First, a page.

I got the flu shot last year; do I need to get it this year as well?
The answer is yes. Because flu viruses change every year, and even between seasons, it is very important to get the vaccine every year to insure that you are protected from the various strains. The CDC suggests that every person should get a flu shot yearly by the end of October to maximize their protection.
How long does it take for the vaccine to take effect?
It takes about 2 weeks for protection to develop after the vaccination, and protection lasts several months to a year. So it is possible to get sick with the flu even after you have been vaccinated if: you may have been exposed to a flu virus shortly before getting vaccinated.
Are there any reasons that I should NOT get the flu vaccine?
Here are three reasons that someone might not want to get the flu shot. Please discuss these with your physician if you have any concerns.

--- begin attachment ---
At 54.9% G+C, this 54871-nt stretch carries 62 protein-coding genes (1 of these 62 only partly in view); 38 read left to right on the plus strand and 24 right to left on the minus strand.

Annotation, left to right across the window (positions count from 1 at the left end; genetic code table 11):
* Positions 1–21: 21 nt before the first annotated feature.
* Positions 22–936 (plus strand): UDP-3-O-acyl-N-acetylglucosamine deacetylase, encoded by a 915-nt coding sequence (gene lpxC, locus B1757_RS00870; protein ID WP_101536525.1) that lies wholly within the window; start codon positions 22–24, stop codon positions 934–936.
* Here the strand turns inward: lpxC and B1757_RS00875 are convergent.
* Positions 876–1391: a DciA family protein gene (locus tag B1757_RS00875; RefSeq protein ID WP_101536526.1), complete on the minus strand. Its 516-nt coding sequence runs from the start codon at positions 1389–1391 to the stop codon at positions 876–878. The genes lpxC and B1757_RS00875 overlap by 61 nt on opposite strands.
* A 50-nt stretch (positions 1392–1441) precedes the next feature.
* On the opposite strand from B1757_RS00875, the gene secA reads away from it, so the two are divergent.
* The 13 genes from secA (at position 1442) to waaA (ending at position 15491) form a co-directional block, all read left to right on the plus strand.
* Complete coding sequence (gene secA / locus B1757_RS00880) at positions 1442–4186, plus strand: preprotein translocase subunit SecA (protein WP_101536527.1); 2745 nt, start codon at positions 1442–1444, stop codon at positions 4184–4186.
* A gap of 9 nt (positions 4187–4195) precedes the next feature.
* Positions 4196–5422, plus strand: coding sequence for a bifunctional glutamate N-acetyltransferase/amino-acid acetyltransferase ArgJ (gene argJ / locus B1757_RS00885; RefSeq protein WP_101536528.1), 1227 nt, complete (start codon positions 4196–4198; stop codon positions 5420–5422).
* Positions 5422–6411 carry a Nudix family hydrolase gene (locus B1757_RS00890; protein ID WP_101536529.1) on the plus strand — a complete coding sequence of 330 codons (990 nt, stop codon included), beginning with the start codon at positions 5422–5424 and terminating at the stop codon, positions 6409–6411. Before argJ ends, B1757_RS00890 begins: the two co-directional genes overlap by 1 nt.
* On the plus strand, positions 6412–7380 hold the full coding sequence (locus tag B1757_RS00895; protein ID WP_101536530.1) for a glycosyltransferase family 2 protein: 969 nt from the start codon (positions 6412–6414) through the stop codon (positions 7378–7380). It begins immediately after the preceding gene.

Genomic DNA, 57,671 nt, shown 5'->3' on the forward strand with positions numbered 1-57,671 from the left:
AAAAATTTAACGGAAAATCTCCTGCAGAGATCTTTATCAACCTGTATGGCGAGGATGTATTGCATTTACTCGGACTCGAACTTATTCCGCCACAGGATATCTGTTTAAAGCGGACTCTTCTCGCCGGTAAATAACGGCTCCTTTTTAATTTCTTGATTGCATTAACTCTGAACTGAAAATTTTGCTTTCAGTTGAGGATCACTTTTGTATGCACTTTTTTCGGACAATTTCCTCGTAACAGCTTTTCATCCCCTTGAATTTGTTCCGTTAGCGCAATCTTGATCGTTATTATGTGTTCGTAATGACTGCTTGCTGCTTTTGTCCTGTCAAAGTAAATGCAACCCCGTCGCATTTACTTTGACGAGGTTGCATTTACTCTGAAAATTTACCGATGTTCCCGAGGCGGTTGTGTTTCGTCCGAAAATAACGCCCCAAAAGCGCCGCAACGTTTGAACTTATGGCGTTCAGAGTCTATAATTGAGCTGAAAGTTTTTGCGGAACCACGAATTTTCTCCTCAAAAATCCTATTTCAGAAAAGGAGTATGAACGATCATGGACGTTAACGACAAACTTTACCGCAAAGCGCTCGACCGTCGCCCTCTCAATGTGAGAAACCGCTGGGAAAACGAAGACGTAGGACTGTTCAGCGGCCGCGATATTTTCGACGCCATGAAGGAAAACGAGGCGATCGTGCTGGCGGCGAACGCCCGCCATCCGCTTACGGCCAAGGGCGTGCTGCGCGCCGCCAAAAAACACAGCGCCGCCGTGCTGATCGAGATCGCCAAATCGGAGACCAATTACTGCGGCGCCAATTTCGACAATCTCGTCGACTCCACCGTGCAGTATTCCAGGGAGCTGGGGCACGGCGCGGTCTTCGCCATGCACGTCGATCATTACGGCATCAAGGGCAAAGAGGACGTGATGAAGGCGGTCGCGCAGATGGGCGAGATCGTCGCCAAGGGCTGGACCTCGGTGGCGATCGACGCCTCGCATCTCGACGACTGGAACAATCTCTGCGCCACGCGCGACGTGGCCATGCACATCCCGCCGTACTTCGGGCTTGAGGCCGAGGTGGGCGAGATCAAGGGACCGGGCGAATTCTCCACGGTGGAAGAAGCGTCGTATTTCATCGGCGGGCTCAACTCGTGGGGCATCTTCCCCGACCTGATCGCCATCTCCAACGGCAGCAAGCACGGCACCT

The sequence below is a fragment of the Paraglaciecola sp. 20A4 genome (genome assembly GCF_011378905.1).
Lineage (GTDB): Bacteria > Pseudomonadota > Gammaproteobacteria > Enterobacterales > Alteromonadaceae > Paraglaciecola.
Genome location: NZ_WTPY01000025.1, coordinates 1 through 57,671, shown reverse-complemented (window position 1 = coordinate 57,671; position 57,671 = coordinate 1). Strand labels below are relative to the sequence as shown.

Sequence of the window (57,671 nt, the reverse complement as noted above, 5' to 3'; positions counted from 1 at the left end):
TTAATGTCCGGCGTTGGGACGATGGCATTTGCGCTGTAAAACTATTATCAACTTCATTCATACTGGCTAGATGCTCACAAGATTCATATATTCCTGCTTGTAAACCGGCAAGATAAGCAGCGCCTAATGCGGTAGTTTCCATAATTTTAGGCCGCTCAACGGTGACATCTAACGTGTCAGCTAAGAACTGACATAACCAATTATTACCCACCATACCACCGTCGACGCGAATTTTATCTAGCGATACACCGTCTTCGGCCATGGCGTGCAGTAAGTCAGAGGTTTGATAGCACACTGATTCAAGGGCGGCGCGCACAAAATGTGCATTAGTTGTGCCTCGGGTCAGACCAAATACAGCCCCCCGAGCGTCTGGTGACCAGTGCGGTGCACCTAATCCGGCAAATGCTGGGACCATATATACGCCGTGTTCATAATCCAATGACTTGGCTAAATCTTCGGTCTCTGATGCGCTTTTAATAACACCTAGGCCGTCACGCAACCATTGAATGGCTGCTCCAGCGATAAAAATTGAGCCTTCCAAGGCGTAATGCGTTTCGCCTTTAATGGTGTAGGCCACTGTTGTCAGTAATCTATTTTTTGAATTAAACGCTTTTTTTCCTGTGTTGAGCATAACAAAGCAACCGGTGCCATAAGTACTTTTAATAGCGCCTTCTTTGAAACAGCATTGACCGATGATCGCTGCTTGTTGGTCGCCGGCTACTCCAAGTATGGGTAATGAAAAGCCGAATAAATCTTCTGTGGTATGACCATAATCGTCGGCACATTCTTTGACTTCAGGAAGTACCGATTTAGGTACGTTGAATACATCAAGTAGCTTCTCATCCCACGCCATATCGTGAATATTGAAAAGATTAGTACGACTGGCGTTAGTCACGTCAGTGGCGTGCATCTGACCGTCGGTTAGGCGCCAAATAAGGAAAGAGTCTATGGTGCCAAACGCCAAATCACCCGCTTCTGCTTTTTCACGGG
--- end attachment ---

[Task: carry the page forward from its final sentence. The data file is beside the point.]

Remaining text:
- If you have any severe, life-threatening allergies: If you have ever had a life-threatening allergic reaction after a dose of flu vaccine, or have a severe allergy to any part of this vaccine. Most, but not all types of flu vaccine contain a small amount of egg protein. If, for example, you have an allergy to gelatin, antibiotics, or eggs, you may be advised not to get vaccinated. The American College of Allergy, Asthma and Immunology says the vaccine contains such a low amount of egg protein that it’s unlikely to cause an allergic reaction in those with an egg allergy. If, on the other hand, you have severe egg allergy (anaphylaxis), please speak with your physician before getting the flu shot to learn about other options.
- If you ever had Guillain-Barré Syndrome (a severe paralyzing illness, also called GBS): Some people with a history of GBS should not get this vaccine. If you are not sure about this or know you have had GBS, please discuss the flu shot with your doctor before receiving the vaccine.
- If you are not feeling well: It is usually okay to get flu vaccine when you have a mild illness, but you may be advised to wait and come back for the vaccine later if you have a fever.